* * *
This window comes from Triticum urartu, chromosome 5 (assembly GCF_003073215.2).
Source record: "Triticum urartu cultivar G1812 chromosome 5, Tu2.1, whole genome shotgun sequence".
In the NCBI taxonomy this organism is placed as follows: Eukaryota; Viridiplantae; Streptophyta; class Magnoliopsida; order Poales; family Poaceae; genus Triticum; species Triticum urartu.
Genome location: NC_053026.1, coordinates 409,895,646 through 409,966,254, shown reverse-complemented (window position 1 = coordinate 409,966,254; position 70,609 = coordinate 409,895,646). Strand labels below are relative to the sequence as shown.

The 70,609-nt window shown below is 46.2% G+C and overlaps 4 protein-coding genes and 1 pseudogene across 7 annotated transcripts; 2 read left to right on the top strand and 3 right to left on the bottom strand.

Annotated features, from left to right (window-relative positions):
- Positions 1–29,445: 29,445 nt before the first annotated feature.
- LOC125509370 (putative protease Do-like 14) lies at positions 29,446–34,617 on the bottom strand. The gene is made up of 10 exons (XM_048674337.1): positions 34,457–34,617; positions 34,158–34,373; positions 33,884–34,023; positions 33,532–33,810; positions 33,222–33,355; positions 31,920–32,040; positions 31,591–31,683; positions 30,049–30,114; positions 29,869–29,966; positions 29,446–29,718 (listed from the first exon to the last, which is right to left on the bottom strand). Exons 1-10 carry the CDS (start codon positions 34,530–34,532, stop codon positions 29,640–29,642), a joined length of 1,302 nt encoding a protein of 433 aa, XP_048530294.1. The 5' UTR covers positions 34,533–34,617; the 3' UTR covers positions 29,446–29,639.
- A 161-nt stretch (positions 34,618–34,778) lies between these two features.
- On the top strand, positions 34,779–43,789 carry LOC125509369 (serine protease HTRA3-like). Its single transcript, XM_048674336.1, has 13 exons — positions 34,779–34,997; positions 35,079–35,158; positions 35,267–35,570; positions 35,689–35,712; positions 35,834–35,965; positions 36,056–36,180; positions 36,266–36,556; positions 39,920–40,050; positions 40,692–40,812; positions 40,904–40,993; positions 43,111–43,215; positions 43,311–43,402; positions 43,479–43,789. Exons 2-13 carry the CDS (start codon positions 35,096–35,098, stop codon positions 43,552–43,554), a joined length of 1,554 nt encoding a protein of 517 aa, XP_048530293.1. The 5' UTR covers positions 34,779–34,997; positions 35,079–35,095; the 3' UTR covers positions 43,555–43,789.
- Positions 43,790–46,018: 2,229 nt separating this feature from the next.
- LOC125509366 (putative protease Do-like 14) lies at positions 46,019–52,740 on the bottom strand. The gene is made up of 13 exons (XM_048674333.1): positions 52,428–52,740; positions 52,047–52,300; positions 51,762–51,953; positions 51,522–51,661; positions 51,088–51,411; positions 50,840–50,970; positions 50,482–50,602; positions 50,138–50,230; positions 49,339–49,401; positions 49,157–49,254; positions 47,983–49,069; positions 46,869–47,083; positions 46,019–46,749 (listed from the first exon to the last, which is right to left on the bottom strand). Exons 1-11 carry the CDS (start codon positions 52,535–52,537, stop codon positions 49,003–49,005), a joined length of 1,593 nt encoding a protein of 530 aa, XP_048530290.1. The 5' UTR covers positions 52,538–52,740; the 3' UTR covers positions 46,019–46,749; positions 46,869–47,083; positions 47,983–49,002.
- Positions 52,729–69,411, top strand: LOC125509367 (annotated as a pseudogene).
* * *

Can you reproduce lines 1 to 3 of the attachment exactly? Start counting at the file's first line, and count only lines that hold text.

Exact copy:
This window comes from Triticum urartu, chromosome 5 (assembly GCF_003073215.2).
Source record: "Triticum urartu cultivar G1812 chromosome 5, Tu2.1, whole genome shotgun sequence".
In the NCBI taxonomy this organism is placed as follows: Eukaryota; Viridiplantae; Streptophyta; class Magnoliopsida; order Poales; family Poaceae; genus Triticum; species Triticum urartu.